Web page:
What makes an ordinary food a superfood? For starters, its nutritional profile is remarkable, boasting higher levels of vitamins, minerals, protein and antioxidants than other foods. Eating more of these plant-based powerhouses will not only support good nutrition, but it also can help support your health in a variety of ways. Here are five top picks to start loading onto your plate today.
This exotic fruit, sometimes referred to as the “Queen of Fruits,” isn’t just another mango. Often consumed in juice form, it has a sweet, tangy taste that’s similar to a combination of pears and strawberries. Mangosteen contains antioxidants known as xanthones, compounds found to have strong antioxidant properties. Its high antioxidant value makes it an excellent choice for achieving and maintaining total-body wellness.*
Have you ever had an acai bowl? This popular item on many juice bar menus often features oats, granola and a delicious, blueberry-like fruit known as acai (pronounced ah-SIGH-ee). Besides sweet flavor, these nutritional gems offer vitamins C and E, along with good-for-you fatty acids, fiber and antioxidants. Research has shown that the consumption of acai juice or pulp by healthy individuals caused a significant increase in their plasma antioxidant capacity.*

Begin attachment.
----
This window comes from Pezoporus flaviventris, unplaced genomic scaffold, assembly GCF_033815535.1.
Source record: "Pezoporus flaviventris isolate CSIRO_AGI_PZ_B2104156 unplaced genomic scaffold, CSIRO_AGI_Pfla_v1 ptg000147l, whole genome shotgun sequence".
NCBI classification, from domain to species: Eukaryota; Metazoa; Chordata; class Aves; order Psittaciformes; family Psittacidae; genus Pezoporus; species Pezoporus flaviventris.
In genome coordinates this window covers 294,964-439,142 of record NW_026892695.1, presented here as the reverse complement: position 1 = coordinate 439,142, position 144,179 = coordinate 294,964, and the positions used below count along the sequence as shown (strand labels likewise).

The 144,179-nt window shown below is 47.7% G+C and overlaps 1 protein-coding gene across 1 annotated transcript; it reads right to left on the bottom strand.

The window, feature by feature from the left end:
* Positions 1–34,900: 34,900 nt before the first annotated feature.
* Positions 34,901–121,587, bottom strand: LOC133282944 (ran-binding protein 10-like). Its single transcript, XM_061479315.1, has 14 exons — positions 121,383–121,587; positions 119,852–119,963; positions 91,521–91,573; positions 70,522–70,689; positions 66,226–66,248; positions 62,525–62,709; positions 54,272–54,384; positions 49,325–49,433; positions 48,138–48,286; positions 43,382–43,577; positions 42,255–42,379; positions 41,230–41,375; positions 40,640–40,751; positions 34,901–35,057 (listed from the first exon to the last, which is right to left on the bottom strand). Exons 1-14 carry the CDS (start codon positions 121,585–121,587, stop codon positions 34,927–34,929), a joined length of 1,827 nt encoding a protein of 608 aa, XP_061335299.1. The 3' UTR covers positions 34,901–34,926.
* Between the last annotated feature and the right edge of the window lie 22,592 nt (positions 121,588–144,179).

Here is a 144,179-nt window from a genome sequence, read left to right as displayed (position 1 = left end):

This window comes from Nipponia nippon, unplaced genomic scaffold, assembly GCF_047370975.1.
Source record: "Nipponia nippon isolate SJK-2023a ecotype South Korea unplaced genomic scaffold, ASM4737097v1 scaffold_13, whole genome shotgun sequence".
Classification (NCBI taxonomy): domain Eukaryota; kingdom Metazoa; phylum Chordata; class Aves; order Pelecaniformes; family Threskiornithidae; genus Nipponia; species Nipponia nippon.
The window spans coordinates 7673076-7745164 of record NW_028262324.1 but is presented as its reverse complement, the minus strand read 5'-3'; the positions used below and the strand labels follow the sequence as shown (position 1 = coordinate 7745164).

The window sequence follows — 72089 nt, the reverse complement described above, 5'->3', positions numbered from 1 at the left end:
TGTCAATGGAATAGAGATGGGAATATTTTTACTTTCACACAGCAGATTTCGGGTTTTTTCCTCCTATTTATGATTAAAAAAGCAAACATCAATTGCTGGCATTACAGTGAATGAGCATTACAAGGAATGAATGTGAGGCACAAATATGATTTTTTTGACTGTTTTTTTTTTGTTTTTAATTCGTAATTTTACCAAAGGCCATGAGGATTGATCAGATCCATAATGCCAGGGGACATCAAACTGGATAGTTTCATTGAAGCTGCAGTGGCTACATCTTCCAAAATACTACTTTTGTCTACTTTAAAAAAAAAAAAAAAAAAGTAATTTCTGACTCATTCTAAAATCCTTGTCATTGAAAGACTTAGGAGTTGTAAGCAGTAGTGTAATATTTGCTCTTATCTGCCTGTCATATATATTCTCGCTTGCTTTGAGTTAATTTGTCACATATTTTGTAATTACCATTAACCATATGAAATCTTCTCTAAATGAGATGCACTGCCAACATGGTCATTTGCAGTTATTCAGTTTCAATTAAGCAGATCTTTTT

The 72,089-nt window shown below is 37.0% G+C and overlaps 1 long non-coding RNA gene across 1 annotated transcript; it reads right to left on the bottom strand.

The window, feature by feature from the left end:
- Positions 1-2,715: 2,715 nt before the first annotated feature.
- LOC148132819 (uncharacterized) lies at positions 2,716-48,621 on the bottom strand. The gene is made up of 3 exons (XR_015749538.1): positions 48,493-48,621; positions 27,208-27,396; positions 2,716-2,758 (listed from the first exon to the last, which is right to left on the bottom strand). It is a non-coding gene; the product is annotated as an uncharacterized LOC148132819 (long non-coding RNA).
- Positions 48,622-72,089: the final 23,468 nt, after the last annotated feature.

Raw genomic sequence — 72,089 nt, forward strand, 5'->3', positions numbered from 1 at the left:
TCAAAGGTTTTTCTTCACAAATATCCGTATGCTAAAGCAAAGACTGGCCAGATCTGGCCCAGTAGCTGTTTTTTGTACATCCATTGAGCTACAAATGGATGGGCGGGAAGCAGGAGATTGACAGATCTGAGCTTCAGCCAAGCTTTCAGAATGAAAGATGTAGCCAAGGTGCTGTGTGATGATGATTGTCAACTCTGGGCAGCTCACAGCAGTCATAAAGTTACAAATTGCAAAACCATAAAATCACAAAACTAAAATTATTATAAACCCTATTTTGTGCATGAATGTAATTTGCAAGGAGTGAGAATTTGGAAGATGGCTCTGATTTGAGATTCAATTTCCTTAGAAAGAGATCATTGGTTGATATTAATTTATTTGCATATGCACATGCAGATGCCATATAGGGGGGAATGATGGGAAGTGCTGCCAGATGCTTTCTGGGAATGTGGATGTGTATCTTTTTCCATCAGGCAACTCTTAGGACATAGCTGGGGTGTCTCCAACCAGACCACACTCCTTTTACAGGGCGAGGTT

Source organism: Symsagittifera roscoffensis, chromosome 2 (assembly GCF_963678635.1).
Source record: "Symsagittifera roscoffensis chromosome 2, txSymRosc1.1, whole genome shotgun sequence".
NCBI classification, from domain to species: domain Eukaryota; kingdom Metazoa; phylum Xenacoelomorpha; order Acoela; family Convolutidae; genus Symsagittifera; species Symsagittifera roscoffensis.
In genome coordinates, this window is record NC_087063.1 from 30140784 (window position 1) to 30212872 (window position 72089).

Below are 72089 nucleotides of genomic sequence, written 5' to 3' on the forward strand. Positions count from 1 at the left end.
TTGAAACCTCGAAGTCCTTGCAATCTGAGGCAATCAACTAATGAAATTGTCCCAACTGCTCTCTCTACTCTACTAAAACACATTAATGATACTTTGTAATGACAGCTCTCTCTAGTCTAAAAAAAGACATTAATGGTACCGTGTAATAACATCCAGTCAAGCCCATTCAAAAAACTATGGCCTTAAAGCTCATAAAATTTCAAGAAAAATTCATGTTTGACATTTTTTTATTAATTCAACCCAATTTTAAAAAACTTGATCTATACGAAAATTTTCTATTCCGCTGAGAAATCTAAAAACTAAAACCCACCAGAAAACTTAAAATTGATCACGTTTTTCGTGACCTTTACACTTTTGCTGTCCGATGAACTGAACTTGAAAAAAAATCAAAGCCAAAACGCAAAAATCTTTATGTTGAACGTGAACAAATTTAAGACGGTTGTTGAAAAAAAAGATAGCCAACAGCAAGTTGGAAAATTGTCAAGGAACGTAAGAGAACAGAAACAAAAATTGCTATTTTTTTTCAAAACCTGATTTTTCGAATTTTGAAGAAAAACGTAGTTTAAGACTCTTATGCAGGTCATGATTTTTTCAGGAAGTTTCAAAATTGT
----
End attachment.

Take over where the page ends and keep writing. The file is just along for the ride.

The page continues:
In muffins, atop cereal, in smoothies or scooped straight from a carton, blueberries are one of the top superfoods to add to your diet. Besides packing a potent vitamin C punch, blueberries deliver polyphenolic flavonoids and significant levels of micronutrients. They’re known to have one of the highest oxygen radical absorbance levels of all fruits and vegetables. In addition, consumption of blueberries may help improve mild memory problems associated with aging.*
Yes, your mother was right: you should eat more broccoli. Broccoli belongs to the cruciferous family of vegetables and contains a compound called indole-3 carbinol which offers powerful antioxidant properties, along with supporting normal liver detoxification, DNA function and the health of breast and prostate tissues.*
Not just a Halloween-time treat, pumpkin seeds contain a plethora of healthy nutrients, including the minerals zinc, magnesium, manganese, phosphorus, iron and copper, plus omega-3 essential fatty acids. They also contain curbicin, phytosterols and antioxidants to provide cellular protection against the damaging effects of free radicals.* Vary up a seed-eating routine by making pumpkin milk. It’s easy—just add 1 cup of pumpkin seeds and 5 cups of water to a blender and process for a minute. Strain the mixture, add a ¼ teaspoon of vanilla and a tablespoon of honey, maple syrup or agave syrup and re-blend for 15 seconds.
*These statements have not been evaluated by the Food and Drug Administration. This product is not intended to diagnose, treat, cure or prevent any disease.